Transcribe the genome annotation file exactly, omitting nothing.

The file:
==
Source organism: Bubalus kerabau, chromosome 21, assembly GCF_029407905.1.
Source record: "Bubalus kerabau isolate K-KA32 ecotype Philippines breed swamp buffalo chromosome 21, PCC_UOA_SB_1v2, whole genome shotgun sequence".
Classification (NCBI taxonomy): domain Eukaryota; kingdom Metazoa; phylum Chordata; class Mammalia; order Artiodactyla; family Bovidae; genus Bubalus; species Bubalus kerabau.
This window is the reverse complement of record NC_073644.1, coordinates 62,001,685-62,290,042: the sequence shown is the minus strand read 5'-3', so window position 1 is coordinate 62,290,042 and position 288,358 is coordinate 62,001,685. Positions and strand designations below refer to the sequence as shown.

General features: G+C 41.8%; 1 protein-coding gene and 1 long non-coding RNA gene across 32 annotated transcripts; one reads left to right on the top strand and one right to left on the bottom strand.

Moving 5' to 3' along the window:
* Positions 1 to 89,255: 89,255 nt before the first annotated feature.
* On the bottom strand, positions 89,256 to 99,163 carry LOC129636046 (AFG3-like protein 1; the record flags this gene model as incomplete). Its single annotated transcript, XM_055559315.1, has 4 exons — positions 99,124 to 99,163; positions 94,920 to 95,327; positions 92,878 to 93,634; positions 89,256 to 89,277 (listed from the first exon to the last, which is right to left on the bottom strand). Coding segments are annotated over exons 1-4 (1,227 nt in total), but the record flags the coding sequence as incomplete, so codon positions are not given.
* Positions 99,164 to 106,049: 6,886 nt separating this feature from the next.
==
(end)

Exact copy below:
Source organism: Bubalus kerabau, chromosome 21, assembly GCF_029407905.1.
Source record: "Bubalus kerabau isolate K-KA32 ecotype Philippines breed swamp buffalo chromosome 21, PCC_UOA_SB_1v2, whole genome shotgun sequence".
Classification (NCBI taxonomy): domain Eukaryota; kingdom Metazoa; phylum Chordata; class Mammalia; order Artiodactyla; family Bovidae; genus Bubalus; species Bubalus kerabau.
This window is the reverse complement of record NC_073644.1, coordinates 62,001,685-62,290,042: the sequence shown is the minus strand read 5'-3', so window position 1 is coordinate 62,290,042 and position 288,358 is coordinate 62,001,685. Positions and strand designations below refer to the sequence as shown.

General features: G+C 41.8%; 1 protein-coding gene and 1 long non-coding RNA gene across 32 annotated transcripts; one reads left to right on the top strand and one right to left on the bottom strand.

Moving 5' to 3' along the window:
* Positions 1 to 89,255: 89,255 nt before the first annotated feature.
* On the bottom strand, positions 89,256 to 99,163 carry LOC129636046 (AFG3-like protein 1; the record flags this gene model as incomplete). Its single annotated transcript, XM_055559315.1, has 4 exons — positions 99,124 to 99,163; positions 94,920 to 95,327; positions 92,878 to 93,634; positions 89,256 to 89,277 (listed from the first exon to the last, which is right to left on the bottom strand). Coding segments are annotated over exons 1-4 (1,227 nt in total), but the record flags the coding sequence as incomplete, so codon positions are not given.
* Positions 99,164 to 106,049: 6,886 nt separating this feature from the next.